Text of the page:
It is now broadly acknowledged by all the major players, both in business and in politics, that Germany will miss its 2020 targets by a wide margin. This prospect is causing a nationwide re-examination of the foundations of the energy policy
Erik Gawel, Sebastian Strunz, and Paul Lehmann
The German energy transition repeatedly faces harsh critiques questioning its economic and environmental merits. This article defends the energy transition and argues that Germany has chosen an economically efficient and particularly forceful approach to securing a sustainable energy supply. Though current expenditures are high, the long-term benefits of transforming the energy system to a renewables-based system are likely to outweigh present investment costs. Furthermore, support policies for renewables are not redundant-as some critics claim-but instead complement other policy instruments, such as the emissions trading scheme. This article also addresses the motives behind the discrediting attacks on the German energy policy regime. Defensive actions by beneficiaries of the former energy market structure are only to be expected, but the attacks from liberal economists are astonishingly fierce.
The energy revolution poses a fundamental challenge to the German corporatist institutional model. The push for renewables in Germany arose almost entirely outside the prevailing channels of institutional power. Eventually, federal legislation helped support the boom in local energy production that was already underway, and it encouraged the further development of new forms of community investment and citizen participation in energy supply. Recently, the federal government has tried to put the genie back in the bottle by shifting support to large energy producers. But, as this article shows, the energy transition has provided a base for local power that cannot easily be assailed. The debate over German energy policy is becoming a contest between centralized and decentralized models of political and economic power. Prevailing institutionalist theories have difficulty accounting for these developments. I analyze the local development of renewable energy by means of a case study of the Freiburg area in southwestern Germany, which has evolved from a planned nuclear power and fossil fuel center to Germany's “solar region”. Incorporating insights from ecological modernization theory, I show how the locally based push for renewables has grown into a challenge to the direction of German democracy itself.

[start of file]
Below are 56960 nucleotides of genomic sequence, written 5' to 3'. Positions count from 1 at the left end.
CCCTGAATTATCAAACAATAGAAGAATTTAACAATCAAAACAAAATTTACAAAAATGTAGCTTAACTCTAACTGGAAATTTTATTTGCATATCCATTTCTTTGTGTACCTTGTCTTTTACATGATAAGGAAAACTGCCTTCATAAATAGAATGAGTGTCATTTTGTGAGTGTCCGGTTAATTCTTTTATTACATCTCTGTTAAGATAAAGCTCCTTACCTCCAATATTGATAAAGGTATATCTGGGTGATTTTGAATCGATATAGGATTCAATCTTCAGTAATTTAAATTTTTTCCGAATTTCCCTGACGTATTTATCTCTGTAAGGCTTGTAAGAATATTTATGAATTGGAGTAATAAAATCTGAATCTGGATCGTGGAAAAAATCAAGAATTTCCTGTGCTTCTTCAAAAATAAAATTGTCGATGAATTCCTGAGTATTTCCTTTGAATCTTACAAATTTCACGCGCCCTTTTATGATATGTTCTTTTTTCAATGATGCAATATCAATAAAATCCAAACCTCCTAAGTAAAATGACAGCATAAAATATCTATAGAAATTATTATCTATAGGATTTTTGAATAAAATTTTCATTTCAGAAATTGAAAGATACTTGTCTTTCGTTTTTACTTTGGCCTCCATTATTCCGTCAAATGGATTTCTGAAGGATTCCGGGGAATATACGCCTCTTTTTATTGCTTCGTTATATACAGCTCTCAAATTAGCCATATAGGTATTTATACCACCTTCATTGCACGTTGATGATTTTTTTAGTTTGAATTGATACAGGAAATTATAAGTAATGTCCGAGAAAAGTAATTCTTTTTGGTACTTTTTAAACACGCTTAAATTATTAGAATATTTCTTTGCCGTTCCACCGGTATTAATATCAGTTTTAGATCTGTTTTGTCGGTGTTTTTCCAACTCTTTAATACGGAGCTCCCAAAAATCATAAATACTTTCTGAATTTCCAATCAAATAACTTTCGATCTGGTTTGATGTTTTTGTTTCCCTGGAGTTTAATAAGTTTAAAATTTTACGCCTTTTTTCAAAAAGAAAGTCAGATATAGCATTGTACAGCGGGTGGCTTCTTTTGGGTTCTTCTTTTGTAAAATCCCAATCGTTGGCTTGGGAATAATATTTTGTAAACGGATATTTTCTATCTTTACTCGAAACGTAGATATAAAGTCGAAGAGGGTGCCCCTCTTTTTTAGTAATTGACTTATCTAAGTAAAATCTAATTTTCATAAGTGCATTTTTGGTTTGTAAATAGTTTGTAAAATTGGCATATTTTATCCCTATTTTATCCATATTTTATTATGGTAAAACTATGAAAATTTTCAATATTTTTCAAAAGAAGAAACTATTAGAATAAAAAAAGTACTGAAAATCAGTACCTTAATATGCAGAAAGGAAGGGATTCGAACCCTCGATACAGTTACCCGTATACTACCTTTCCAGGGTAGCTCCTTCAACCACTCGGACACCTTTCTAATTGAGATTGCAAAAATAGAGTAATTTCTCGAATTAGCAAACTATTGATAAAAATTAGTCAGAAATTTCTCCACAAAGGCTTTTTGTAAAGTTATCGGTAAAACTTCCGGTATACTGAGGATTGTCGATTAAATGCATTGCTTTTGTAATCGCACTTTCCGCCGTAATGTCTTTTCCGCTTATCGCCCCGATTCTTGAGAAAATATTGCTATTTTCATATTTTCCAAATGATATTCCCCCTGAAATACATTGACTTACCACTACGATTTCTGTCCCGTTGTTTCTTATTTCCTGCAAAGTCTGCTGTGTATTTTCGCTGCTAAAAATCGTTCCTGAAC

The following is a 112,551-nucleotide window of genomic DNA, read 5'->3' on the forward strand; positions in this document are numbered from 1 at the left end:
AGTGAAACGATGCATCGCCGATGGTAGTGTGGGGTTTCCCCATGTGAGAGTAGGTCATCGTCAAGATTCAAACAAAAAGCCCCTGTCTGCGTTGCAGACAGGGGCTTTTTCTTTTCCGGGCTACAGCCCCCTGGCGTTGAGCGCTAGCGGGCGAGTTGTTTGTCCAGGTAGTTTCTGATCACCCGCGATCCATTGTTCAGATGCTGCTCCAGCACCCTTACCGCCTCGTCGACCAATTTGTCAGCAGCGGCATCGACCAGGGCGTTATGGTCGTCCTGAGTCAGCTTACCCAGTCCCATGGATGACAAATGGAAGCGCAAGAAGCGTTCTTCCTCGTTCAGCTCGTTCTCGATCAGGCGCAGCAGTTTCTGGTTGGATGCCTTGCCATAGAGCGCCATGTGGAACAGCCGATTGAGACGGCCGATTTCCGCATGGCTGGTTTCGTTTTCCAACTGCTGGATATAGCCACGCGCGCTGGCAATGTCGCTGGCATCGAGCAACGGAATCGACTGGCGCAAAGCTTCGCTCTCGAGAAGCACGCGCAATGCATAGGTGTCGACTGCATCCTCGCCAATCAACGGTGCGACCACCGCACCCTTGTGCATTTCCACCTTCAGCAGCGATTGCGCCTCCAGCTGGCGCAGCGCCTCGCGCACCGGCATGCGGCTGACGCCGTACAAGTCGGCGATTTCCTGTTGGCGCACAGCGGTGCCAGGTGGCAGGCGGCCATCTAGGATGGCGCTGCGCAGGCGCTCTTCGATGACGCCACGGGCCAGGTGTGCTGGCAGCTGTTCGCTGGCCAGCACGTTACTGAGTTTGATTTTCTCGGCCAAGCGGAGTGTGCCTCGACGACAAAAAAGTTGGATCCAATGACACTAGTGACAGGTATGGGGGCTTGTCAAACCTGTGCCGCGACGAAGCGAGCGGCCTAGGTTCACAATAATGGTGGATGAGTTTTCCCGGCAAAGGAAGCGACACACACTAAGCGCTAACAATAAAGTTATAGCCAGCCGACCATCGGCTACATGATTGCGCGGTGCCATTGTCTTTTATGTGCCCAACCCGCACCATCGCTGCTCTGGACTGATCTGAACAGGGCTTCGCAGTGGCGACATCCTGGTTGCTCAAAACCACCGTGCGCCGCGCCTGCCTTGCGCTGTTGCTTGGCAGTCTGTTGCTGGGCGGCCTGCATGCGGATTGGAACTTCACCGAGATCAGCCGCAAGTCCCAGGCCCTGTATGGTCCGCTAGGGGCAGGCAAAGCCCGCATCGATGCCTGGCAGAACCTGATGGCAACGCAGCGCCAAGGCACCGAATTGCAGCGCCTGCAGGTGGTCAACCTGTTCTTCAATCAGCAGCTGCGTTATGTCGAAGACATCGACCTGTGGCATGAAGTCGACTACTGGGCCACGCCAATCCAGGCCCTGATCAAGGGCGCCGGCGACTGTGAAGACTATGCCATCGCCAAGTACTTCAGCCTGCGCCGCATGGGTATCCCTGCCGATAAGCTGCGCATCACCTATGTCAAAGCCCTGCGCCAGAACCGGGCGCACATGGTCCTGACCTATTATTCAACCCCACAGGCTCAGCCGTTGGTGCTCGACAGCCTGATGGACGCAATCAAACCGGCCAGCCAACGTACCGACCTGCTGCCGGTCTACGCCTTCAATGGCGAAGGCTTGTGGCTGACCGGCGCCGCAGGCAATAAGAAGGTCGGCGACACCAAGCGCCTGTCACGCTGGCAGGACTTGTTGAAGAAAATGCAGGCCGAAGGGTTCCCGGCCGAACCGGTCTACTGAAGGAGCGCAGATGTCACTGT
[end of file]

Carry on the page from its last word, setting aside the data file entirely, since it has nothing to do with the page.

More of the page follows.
Marco Sonnberger and Michael Ruddat
Wind Power: A Critique of Key Assumptions Within the Literature ”. Energy Policy 38 ( 4 ): 1834 – 1841 . Aitken , Mhairi . 2010b . “ Wind Power and Community Benefits: Challenges and Opportunities ”. Energy Policy 38 ( 10 ): 6066 – 6075
Solar Energy Development in Zanzibar
from multiple scales and with special attention to temporality (cf Doughty 2019 ). I consider the calculus being made at the level of Zanzibari energy policy and investment in renewable energy, investment focused on decreasing dependence on mainland